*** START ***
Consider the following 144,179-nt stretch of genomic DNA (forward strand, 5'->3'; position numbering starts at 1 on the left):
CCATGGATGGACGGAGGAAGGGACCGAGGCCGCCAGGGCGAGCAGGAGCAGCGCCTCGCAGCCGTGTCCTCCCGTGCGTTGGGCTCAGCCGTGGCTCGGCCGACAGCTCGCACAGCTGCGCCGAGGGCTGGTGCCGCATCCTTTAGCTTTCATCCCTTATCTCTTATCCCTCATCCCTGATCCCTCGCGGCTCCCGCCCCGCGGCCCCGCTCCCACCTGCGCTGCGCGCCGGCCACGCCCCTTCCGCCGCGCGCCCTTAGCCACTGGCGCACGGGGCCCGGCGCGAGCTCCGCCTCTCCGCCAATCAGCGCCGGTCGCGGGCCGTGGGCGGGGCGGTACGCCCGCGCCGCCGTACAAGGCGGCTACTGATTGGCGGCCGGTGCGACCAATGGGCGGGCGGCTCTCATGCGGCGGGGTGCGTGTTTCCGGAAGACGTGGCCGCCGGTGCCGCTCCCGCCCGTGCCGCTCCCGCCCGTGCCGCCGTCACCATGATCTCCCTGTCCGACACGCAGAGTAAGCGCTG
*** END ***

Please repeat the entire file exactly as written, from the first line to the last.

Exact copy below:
Consider the following 144,179-nt stretch of genomic DNA (forward strand, 5'->3'; position numbering starts at 1 on the left):
CCATGGATGGACGGAGGAAGGGACCGAGGCCGCCAGGGCGAGCAGGAGCAGCGCCTCGCAGCCGTGTCCTCCCGTGCGTTGGGCTCAGCCGTGGCTCGGCCGACAGCTCGCACAGCTGCGCCGAGGGCTGGTGCCGCATCCTTTAGCTTTCATCCCTTATCTCTTATCCCTCATCCCTGATCCCTCGCGGCTCCCGCCCCGCGGCCCCGCTCCCACCTGCGCTGCGCGCCGGCCACGCCCCTTCCGCCGCGCGCCCTTAGCCACTGGCGCACGGGGCCCGGCGCGAGCTCCGCCTCTCCGCCAATCAGCGCCGGTCGCGGGCCGTGGGCGGGGCGGTACGCCCGCGCCGCCGTACAAGGCGGCTACTGATTGGCGGCCGGTGCGACCAATGGGCGGGCGGCTCTCATGCGGCGGGGTGCGTGTTTCCGGAAGACGTGGCCGCCGGTGCCGCTCCCGCCCGTGCCGCTCCCGCCCGTGCCGCCGTCACCATGATCTCCCTGTCCGACACGCAGAGTAAGCGCTG